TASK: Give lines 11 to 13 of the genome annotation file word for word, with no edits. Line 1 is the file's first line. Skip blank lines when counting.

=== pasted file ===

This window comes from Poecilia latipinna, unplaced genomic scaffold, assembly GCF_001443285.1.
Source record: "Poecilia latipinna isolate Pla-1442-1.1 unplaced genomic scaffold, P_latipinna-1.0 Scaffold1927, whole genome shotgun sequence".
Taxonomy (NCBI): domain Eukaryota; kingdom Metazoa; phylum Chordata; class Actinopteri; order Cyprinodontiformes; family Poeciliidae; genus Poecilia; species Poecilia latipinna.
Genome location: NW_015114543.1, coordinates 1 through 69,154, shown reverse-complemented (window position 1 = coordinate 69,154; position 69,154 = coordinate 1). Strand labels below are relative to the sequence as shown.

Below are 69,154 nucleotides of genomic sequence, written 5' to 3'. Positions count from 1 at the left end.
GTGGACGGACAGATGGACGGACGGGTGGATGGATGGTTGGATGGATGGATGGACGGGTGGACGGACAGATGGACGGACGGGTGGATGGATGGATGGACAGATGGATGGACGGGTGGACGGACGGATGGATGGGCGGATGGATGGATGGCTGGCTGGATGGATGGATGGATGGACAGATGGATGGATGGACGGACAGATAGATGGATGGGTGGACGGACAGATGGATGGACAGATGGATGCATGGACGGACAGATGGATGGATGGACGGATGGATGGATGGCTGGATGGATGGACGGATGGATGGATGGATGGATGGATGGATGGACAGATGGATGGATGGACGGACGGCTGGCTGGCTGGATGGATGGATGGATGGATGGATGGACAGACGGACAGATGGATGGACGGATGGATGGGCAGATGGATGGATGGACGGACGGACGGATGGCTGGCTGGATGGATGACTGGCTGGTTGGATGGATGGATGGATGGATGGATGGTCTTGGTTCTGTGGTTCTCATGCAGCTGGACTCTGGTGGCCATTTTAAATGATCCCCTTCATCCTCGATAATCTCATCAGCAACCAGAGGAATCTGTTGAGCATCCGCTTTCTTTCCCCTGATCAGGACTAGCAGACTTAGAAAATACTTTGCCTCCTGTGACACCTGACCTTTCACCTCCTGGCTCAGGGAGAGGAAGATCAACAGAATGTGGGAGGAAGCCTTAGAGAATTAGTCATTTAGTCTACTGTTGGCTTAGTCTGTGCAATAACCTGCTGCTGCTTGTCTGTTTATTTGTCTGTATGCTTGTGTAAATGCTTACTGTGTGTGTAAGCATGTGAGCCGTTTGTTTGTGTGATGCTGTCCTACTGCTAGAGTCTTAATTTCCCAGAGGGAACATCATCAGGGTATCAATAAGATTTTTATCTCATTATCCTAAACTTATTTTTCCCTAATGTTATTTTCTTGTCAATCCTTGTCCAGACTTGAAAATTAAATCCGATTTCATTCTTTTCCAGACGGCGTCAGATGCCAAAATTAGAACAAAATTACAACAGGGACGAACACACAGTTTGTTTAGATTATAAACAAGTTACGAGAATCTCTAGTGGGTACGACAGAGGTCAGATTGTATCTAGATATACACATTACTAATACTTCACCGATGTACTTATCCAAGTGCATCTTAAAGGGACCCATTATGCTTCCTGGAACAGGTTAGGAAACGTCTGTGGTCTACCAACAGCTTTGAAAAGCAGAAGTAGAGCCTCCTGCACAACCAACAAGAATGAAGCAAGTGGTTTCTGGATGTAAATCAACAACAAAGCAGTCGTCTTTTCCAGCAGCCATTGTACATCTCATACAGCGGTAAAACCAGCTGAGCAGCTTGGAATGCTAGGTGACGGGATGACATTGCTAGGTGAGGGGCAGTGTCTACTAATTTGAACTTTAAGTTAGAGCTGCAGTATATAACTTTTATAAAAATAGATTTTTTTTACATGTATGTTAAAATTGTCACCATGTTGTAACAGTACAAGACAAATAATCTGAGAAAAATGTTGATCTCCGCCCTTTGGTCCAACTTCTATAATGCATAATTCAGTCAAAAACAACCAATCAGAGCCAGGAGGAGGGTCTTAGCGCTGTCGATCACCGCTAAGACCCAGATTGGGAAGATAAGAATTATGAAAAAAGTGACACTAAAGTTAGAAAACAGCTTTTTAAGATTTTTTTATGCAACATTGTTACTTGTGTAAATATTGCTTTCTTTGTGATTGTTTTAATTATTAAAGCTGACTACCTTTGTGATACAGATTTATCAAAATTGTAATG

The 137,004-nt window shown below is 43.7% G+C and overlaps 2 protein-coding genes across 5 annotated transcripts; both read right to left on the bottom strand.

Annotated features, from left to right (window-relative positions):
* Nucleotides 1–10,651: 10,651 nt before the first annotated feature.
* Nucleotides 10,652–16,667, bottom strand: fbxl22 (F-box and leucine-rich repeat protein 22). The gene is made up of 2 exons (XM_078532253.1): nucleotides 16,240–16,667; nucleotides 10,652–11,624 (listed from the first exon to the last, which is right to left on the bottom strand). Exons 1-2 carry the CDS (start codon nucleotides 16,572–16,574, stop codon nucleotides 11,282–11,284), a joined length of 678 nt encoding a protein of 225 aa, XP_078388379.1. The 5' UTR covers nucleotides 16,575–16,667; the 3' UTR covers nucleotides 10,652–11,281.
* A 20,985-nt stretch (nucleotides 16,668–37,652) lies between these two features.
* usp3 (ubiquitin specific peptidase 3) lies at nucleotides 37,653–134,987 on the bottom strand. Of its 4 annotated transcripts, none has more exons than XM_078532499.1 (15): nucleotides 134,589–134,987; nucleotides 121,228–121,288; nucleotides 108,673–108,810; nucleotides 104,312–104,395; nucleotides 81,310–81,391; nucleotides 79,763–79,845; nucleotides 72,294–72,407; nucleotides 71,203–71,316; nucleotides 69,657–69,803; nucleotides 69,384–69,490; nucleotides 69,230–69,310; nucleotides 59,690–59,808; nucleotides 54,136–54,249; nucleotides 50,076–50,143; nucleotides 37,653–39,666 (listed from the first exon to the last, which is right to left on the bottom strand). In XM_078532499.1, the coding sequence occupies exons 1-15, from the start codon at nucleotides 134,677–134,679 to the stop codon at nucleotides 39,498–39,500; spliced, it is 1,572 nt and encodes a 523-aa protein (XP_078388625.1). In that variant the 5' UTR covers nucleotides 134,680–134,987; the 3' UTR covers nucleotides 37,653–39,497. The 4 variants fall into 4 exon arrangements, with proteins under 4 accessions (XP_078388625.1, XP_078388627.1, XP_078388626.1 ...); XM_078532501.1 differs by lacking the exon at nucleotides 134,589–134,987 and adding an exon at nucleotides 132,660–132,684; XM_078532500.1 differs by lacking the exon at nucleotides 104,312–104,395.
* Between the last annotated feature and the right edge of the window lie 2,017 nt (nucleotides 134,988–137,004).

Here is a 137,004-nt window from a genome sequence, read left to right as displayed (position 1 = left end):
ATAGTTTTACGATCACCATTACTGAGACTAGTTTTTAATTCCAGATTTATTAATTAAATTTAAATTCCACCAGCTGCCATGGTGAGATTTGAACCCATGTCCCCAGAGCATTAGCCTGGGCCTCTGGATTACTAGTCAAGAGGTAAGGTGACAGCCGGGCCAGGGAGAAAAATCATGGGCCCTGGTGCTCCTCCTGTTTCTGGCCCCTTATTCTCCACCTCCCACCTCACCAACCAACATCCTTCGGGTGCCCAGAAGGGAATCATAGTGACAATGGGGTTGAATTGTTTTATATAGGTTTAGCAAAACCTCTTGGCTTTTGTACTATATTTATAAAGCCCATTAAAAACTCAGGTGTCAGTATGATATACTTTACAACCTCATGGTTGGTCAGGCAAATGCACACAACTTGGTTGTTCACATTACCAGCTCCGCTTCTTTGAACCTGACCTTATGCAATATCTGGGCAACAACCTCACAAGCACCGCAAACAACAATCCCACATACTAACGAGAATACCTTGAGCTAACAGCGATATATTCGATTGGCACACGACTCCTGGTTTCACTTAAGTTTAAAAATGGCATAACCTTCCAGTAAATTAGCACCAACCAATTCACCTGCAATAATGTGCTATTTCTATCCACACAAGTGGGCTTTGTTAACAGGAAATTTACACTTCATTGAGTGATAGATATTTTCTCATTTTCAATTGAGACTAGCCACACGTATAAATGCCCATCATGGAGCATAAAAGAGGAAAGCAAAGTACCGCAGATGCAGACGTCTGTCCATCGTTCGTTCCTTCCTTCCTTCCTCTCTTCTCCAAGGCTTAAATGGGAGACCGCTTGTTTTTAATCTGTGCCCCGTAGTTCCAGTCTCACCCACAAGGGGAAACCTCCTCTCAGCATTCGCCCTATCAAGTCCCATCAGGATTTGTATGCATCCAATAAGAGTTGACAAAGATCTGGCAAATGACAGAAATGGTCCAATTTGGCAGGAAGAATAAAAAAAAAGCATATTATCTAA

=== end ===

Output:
* A 20,985-nt stretch (nucleotides 16,668–37,652) lies between these two features.
* usp3 (ubiquitin specific peptidase 3) lies at nucleotides 37,653–134,987 on the bottom strand. Of its 4 annotated transcripts, none has more exons than XM_078532499.1 (15): nucleotides 134,589–134,987; nucleotides 121,228–121,288; nucleotides 108,673–108,810; nucleotides 104,312–104,395; nucleotides 81,310–81,391; nucleotides 79,763–79,845; nucleotides 72,294–72,407; nucleotides 71,203–71,316; nucleotides 69,657–69,803; nucleotides 69,384–69,490; nucleotides 69,230–69,310; nucleotides 59,690–59,808; nucleotides 54,136–54,249; nucleotides 50,076–50,143; nucleotides 37,653–39,666 (listed from the first exon to the last, which is right to left on the bottom strand). In XM_078532499.1, the coding sequence occupies exons 1-15, from the start codon at nucleotides 134,677–134,679 to the stop codon at nucleotides 39,498–39,500; spliced, it is 1,572 nt and encodes a 523-aa protein (XP_078388625.1). In that variant the 5' UTR covers nucleotides 134,680–134,987; the 3' UTR covers nucleotides 37,653–39,497. The 4 variants fall into 4 exon arrangements, with proteins under 4 accessions (XP_078388625.1, XP_078388627.1, XP_078388626.1 ...); XM_078532501.1 differs by lacking the exon at nucleotides 134,589–134,987 and adding an exon at nucleotides 132,660–132,684; XM_078532500.1 differs by lacking the exon at nucleotides 104,312–104,395.
* Between the last annotated feature and the right edge of the window lie 2,017 nt (nucleotides 134,988–137,004).